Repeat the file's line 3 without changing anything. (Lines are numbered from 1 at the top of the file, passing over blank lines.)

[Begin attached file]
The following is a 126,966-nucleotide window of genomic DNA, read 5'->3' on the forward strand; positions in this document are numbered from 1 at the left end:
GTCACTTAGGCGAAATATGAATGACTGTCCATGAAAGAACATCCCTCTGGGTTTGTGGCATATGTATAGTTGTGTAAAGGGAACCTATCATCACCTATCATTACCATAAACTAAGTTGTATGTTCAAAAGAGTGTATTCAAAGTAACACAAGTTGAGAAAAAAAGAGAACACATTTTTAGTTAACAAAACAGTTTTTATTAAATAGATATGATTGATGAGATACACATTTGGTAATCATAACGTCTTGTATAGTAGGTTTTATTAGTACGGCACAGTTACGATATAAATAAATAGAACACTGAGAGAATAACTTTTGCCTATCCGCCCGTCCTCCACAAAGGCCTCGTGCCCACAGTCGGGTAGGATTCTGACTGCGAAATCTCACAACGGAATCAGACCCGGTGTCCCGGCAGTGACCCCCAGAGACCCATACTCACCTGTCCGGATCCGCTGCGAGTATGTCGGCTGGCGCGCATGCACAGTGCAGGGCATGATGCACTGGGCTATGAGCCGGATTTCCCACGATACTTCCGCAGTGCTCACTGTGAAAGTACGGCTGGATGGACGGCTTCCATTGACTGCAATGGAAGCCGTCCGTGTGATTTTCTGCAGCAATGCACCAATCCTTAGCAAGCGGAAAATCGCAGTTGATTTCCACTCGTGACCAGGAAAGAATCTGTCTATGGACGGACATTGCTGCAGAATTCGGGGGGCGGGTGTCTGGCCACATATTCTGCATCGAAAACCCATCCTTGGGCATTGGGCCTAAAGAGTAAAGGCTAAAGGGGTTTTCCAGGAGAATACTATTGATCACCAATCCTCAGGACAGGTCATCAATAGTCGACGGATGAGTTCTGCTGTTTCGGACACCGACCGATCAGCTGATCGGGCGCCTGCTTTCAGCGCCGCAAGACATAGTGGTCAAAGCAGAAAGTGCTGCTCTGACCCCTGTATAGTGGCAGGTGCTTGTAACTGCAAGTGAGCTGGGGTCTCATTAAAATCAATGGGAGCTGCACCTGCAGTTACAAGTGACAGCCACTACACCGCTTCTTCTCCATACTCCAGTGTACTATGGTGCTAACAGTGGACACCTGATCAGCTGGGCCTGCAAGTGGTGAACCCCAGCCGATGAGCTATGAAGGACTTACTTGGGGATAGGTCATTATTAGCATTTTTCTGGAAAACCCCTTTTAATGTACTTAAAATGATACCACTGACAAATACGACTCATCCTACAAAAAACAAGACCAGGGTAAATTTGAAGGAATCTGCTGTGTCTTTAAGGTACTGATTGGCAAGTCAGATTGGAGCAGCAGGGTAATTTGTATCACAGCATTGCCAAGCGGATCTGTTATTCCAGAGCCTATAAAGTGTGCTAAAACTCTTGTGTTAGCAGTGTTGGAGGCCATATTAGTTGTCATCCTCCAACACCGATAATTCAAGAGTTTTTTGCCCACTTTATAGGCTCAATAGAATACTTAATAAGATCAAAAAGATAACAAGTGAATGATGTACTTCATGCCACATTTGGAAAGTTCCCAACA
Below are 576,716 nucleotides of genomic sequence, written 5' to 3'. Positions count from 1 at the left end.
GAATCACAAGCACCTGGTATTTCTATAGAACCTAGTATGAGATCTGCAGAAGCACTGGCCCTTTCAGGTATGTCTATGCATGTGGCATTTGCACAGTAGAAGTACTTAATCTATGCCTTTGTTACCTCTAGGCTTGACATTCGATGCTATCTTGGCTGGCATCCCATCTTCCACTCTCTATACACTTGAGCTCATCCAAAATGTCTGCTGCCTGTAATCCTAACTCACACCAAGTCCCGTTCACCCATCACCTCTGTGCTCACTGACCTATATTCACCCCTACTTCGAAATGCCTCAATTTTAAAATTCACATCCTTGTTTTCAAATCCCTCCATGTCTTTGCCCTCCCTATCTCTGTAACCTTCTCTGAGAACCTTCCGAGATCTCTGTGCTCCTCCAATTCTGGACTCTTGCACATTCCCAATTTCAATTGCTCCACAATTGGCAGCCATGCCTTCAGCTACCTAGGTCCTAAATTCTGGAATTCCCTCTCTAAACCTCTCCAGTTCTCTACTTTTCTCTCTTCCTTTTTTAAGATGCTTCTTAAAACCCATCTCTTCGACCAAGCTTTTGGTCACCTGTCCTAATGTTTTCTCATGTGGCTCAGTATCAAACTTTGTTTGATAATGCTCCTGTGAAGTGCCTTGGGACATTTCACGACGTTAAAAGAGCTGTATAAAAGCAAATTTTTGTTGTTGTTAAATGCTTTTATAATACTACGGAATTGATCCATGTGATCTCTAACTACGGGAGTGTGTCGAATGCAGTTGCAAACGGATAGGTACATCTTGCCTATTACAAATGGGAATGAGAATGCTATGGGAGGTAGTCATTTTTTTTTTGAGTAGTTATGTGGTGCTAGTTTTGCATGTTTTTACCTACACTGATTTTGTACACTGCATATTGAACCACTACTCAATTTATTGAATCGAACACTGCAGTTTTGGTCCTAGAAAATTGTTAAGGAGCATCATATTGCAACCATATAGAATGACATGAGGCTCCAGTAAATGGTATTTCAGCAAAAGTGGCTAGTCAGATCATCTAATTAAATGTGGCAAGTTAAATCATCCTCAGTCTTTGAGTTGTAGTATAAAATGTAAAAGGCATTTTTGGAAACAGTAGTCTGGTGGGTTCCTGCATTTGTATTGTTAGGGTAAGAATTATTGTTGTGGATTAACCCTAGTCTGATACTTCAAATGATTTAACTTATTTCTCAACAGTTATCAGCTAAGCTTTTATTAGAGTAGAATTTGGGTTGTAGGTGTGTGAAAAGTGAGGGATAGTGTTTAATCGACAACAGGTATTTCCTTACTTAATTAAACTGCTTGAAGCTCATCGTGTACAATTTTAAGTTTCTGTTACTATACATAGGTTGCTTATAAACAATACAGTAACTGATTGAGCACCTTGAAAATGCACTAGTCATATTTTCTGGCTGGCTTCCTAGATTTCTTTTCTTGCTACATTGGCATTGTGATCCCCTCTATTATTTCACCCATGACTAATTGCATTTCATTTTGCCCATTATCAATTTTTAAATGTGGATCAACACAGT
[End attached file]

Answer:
Below are 576,716 nucleotides of genomic sequence, written 5' to 3'. Positions count from 1 at the left end.